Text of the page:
When I was younger in my preteens I didn’t watch alot of TV. I’m probably one of the few guys that never watched the Transformers growing up (which I think eventually saved me alot of money seeing all the toys my autobot-obsessed friends buy) There’s a whole other story to that, but I’ll tell that another day. Growing up, my family had only ever had one television, which my dad was usually on for most of the evenings, watching chinese shows with my mom. My parents also didn’t ‘believe’ in television, something that today I’m grateful for. We were enrolled in piano, kumon, chinese school, judo, swimming. All things little Asian kids do! Don’t mess, we’ll karate kick your ass while playing the violin speaking in 4 different languages and drinking bubble tea.

One of the things we’d watch all the time though, was hockey. I’d remember that hockey was the only thing my dad would watch that my sister and I were interested in. Moreso than the chinese dramas which, while were funny in a ‘I-only-understand-every-second-sentence’ kind of way but was way too adult humor for my 10 year old mind. So when hockey was on, my sister and I would be in front of the tv, our only time with the elusive technology. The year Trevor Linden was drafted into his first season of the NHL, 1989, was the year we started watching hockey.

Fast forward 20 years, Linden has just retired. He will forever be remembered as Captain Vancouver, not for what he did for the Canucks on the ice, but for his off ice work. Lindens given so much back to our community, from the terminally ill children at Canuck Place to property development out in the Kits area, not to mention he was also President of the NHL Players Association, representing all the players to the owners and league commissioners. Sentimentally, my sister and I were at his retirement game. Seeing him years ago put on the Canucks sweater for the first time and now, seeing his banner lifted into the rafters put a tear to my eye. I love hockey.

So while being a fan of the game for so long, I’d just recently started playing the game. I tell ya, it’s not as easy as it looks. My post season dreams of carving down the ice, dipsy doodling the puck around all the defenders to score with a spin-o-rama backhand went crashing down as hard as I’d crashed down on the ice in my first game. I could barely stop and when I had the puck, I would panic and end up ass down on the ice. I even bravely attempted a slapshot, which I missed the puck completely and ended up face down, splayed out. Somehow in my mind, I’d pictured it all differently. A year and a half later, I can’t say I’m that much better at the game, but I can say that I’ve practiced my heart out, played every single week, took all the advice of the better players and I can at least stop now.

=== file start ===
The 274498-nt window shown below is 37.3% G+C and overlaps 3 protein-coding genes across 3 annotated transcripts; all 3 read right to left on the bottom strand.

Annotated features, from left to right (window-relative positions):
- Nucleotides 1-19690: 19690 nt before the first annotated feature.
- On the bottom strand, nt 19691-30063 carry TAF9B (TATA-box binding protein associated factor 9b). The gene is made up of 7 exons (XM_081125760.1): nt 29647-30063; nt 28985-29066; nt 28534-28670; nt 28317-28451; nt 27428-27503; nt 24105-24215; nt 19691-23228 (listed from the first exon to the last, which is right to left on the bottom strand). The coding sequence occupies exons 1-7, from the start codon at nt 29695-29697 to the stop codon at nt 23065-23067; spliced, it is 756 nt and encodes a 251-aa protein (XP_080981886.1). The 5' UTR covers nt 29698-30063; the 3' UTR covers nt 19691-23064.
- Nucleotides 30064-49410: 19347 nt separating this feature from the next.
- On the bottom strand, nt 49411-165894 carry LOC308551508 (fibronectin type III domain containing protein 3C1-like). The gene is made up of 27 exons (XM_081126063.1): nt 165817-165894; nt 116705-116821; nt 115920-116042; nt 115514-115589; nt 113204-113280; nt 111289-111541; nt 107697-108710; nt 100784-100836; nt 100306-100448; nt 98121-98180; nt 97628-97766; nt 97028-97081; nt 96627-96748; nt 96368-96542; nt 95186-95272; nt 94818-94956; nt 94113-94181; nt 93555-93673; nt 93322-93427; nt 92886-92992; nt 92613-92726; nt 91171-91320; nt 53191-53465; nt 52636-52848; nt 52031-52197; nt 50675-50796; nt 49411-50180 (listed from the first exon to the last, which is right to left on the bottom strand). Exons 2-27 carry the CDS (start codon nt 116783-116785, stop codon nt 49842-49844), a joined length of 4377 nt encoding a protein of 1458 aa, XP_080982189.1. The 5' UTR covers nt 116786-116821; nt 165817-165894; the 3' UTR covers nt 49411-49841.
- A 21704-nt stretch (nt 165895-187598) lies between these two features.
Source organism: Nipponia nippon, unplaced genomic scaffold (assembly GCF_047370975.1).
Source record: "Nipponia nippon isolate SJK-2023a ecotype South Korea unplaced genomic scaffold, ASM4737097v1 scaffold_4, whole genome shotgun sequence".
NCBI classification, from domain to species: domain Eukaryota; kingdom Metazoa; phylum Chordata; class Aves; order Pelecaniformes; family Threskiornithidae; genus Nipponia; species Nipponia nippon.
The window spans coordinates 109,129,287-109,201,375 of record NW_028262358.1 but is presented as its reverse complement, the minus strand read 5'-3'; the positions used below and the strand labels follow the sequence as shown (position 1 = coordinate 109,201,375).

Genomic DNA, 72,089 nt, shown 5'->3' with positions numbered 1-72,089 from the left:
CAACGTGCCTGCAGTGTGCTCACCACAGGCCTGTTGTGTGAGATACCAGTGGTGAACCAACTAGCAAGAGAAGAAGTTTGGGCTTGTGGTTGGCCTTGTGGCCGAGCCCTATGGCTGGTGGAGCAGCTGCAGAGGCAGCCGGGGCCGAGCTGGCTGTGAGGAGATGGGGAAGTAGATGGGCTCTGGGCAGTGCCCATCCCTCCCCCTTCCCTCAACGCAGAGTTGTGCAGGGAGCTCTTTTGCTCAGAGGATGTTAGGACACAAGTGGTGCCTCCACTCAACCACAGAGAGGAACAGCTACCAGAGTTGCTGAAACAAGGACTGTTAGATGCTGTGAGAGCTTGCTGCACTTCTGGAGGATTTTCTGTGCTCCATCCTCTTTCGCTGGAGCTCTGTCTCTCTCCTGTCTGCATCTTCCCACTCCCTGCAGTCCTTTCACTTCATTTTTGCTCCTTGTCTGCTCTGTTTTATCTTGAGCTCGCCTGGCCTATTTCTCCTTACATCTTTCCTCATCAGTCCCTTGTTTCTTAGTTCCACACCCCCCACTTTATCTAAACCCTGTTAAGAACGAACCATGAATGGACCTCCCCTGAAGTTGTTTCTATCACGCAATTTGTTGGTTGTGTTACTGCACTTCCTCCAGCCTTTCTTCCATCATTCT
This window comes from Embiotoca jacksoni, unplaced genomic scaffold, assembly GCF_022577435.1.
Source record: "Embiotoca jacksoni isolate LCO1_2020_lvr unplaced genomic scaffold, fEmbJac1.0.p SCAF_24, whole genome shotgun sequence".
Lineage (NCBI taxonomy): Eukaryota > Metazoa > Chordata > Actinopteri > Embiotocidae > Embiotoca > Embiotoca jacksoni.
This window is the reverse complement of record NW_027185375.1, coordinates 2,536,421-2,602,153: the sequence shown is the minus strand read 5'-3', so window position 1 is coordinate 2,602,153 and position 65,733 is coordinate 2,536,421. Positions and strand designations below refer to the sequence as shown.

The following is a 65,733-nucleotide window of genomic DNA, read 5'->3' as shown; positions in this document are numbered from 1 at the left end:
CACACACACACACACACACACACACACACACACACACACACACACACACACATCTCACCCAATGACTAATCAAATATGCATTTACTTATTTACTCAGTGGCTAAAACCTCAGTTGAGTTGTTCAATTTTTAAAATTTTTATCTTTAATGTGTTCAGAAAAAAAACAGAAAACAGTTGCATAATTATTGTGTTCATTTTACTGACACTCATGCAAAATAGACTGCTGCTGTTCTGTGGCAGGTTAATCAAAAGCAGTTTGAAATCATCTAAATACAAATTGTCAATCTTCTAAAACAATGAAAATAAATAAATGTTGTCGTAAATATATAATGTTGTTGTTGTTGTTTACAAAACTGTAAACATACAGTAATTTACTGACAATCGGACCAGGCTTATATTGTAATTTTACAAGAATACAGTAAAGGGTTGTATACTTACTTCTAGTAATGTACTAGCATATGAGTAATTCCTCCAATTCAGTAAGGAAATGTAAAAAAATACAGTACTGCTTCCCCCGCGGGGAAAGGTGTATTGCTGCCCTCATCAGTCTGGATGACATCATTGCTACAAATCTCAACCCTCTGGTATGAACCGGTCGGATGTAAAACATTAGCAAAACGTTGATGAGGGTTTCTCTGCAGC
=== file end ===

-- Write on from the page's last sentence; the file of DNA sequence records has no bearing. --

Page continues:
On my way, my boys decided to join me on this journey. So about 8 or 9 of us had never played before and started to dedicate ourselves to the art of ice hockey. I started to book ice times, and began organizing a recreational drop in night every second Friday. Since then, my excel spreadsheet has gone from 12 players to over 90 contacts and next month, our team, the HotShots, is heading into our first year of league hockey.

(Pic from the first ice time)

(Our Team a year later)

I want to own a piece of Vancouver and be able to positively influence the city that I live in…can I do it with hockey?

Working with several talented partners, who are also some of my closest friends, we will hopefully be able to realize that vision soon. The two-fold plan is to, one, have an online ecommerce portal for recreational ice hockey players in Vancouver to buy gear, meet, discuss, and research the sport and two, start our own full blown rec hockey league. The league will promote the site, and the site will promote the league each effectively piggy backing off one another towards being strong enough to influence the Vancouver rec hockey culture. Once that happens the plan is to quit my job, do this full time, and just play hockey all day long… =D


but until then, I’ll keep skating, keep practicing and if I’m able to come even 1% of what Linden did, I’m a happy man.

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